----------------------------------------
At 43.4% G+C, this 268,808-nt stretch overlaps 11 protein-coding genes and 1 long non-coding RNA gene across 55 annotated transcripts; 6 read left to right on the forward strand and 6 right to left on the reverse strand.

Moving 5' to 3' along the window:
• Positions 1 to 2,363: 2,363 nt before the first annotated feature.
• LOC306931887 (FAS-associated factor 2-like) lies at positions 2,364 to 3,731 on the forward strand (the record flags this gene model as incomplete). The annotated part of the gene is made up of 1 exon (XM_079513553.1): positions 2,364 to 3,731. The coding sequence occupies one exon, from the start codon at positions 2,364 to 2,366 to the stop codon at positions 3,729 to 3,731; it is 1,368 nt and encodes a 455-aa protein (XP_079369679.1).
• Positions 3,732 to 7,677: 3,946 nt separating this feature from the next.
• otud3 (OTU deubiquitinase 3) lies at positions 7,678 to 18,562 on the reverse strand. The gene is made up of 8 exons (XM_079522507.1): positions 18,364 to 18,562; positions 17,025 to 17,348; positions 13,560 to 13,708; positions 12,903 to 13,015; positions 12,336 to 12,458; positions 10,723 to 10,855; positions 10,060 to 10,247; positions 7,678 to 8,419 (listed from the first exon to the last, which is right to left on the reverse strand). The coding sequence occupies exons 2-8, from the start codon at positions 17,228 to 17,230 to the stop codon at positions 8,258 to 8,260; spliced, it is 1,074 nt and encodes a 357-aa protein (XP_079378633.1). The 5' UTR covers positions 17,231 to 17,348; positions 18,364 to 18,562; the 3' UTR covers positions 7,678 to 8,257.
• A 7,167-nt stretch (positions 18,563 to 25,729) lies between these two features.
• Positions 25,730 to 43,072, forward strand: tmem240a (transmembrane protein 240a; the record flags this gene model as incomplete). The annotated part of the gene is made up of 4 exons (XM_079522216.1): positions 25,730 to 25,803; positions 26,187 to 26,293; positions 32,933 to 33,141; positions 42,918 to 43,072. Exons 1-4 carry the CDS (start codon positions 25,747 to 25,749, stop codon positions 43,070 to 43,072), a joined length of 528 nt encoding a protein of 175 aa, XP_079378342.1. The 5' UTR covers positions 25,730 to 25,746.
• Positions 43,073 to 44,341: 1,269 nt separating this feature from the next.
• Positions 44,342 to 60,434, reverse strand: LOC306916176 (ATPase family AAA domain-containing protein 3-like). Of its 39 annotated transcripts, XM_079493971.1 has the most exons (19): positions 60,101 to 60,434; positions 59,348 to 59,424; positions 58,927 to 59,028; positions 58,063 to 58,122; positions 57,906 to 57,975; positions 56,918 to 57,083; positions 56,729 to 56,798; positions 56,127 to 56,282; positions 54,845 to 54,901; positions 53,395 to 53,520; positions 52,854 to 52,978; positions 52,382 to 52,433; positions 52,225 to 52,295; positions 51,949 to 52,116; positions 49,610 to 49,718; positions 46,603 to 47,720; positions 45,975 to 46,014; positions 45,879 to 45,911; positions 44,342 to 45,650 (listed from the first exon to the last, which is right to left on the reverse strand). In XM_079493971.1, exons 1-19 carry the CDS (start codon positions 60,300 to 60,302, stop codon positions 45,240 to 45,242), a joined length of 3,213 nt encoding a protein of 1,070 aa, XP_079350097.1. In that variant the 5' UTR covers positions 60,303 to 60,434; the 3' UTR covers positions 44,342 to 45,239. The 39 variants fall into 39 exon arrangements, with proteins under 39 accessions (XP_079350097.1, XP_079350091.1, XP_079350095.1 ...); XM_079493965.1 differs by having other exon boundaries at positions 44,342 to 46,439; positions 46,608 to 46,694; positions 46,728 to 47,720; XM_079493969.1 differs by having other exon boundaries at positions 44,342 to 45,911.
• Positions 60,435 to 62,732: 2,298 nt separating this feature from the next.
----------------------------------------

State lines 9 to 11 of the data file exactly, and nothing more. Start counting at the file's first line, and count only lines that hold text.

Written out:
• Positions 43,073 to 44,341: 1,269 nt separating this feature from the next.
• Positions 44,342 to 60,434, reverse strand: LOC306916176 (ATPase family AAA domain-containing protein 3-like). Of its 39 annotated transcripts, XM_079493971.1 has the most exons (19): positions 60,101 to 60,434; positions 59,348 to 59,424; positions 58,927 to 59,028; positions 58,063 to 58,122; positions 57,906 to 57,975; positions 56,918 to 57,083; positions 56,729 to 56,798; positions 56,127 to 56,282; positions 54,845 to 54,901; positions 53,395 to 53,520; positions 52,854 to 52,978; positions 52,382 to 52,433; positions 52,225 to 52,295; positions 51,949 to 52,116; positions 49,610 to 49,718; positions 46,603 to 47,720; positions 45,975 to 46,014; positions 45,879 to 45,911; positions 44,342 to 45,650 (listed from the first exon to the last, which is right to left on the reverse strand). In XM_079493971.1, exons 1-19 carry the CDS (start codon positions 60,300 to 60,302, stop codon positions 45,240 to 45,242), a joined length of 3,213 nt encoding a protein of 1,070 aa, XP_079350097.1. In that variant the 5' UTR covers positions 60,303 to 60,434; the 3' UTR covers positions 44,342 to 45,239. The 39 variants fall into 39 exon arrangements, with proteins under 39 accessions (XP_079350097.1, XP_079350091.1, XP_079350095.1 ...); XM_079493965.1 differs by having other exon boundaries at positions 44,342 to 46,439; positions 46,608 to 46,694; positions 46,728 to 47,720; XM_079493969.1 differs by having other exon boundaries at positions 44,342 to 45,911.
• Positions 60,435 to 62,732: 2,298 nt separating this feature from the next.